UNRWA SENDS EMERGENCY FINANCIAL REPORT TO UN SECRETARY-GENERAL
AMID FEARS SCHOOL YEAR FOR HALF A MILLION STUDENTS COULD BE DELAYED
05 August 2015
The United Nations Relief and Works Agency, UNRWA, has warned in a report to the United Nations Secretary-General, Ban Ki-moon, that “unless funding for the full amount of the Agency’s General Fund shortfall of US$ 101 million is secured by the middle of August, the financial crisis may force the suspension of services relating to the Agency’s education programme. This would mean a delay in the school year for half a million students attending some 700 schools and 8 vocational training centres across the Middle East.”
The report states that “as things currently stand, with stringent austerity and management measures having been put in place, the Agency should just about be able to continue with services that are life-saving, protect the most vulnerable refugees from extreme hardship, and maintain public health and safety until the end of the year. These include the Agency’s health programme, assistance to impoverished families through the relief and social services programme, sanitation, and emergency activities for which the Agency has funds.”
UNRWA Commissioner-General Pierre Krähenbühl expressed grave concern that the “measures may be required at a time when the Agency’s services remain essential to Palestine refugees, their rights and their dignity, and when education has been globally recognized as essential to overall human development.” He said it was “of particular concern that such measures could be necessary at a time of growing instability throughout the Middle East and when the role of UNRWA is increasingly significant.”
The Commissioner-General underlined that in presenting this report, the Agency is seeking to draw attention at the highest levels of the international community to the consequences for Palestine refugee children: “Nothing is more important for these children in terms of their dignity and identity than the education they receive. We are simply not allowed to let them down.”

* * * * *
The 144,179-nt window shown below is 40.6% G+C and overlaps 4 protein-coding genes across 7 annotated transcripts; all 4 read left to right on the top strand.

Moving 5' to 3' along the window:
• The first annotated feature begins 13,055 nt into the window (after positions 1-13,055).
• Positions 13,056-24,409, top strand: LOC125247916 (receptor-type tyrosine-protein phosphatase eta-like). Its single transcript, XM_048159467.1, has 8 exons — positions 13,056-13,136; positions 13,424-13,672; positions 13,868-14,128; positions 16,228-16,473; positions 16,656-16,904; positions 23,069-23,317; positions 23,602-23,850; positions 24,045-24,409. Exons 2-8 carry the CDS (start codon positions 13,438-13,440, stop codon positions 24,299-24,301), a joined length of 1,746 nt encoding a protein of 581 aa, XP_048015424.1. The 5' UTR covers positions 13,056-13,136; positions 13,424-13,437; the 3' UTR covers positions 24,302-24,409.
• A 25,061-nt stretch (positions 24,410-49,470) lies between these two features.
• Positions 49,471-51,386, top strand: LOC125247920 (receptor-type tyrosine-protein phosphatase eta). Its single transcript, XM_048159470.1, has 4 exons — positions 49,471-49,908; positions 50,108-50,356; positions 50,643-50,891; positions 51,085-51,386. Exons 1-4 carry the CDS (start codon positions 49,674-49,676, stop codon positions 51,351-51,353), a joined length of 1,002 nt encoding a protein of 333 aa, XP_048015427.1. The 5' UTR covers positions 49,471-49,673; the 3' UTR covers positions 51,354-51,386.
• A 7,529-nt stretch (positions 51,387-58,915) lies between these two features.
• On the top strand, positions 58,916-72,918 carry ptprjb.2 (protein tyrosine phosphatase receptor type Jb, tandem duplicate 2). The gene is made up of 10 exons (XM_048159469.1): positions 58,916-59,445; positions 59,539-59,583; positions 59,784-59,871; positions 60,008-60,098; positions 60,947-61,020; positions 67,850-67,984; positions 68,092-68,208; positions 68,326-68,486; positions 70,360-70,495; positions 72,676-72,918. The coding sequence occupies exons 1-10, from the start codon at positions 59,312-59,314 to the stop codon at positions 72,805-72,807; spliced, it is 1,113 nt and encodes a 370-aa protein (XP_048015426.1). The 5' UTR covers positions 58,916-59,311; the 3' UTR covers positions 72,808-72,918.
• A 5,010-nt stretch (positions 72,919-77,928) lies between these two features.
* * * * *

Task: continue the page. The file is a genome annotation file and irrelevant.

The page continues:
The report makes clear that “refugee communities, including UNRWA staff, are protesting these actions, and tensions are increasingly visible in the 58 camps, as UNRWA is forced to deal with the consequences of the lack of funding. In renewing the Agency’s mandate, the General Assembly has routinely commended the Agency for the vital assistance to Palestine refugees it has provided and its role as a stabilizing factor in the region.”
The special report goes on to set out proposals for putting UNRWA on more secure financial footing in future years. These include an emergency flash appeal, a pledging conference in October to secure funding for 2016 and a discussion involving United Nations member states that will lead to sustainable funding for UNRWA.
The report concludes by affirming that “what is at stake is the Agency’s ability to fully deliver on the international community’s reaffirmation of the necessity for the continuation of the Agency’s work for the well-being, protections and human development of Palestine refugees and for the stability of the region, pending a just resolution of the question of the Palestine refugees.”
UNRWA is funded almost entirely by voluntary contributions, and financial support has not kept pace with an increased demand for services caused by growing numbers of registered refugees and deepening poverty. As a result, the UNRWA General Fund, which supports core essential services and most staffing costs, operates with a large deficit. UNRWA emergency programmes and key projects, also operating with large deficits, are funded through separate funding portals.
UNRWA is a United Nations agency established by the General Assembly in 1949 and mandated to provide assistance and protection to some 5 million registered Palestine refugees. Its mission is to help Palestine refugees in Jordan, Lebanon, Syria, West Bank and the Gaza Strip achieve their full human development potential, pending a just solution to their plight. UNRWA services encompass education, health care, relief and social services, camp infrastructure and improvement, and microfinance.
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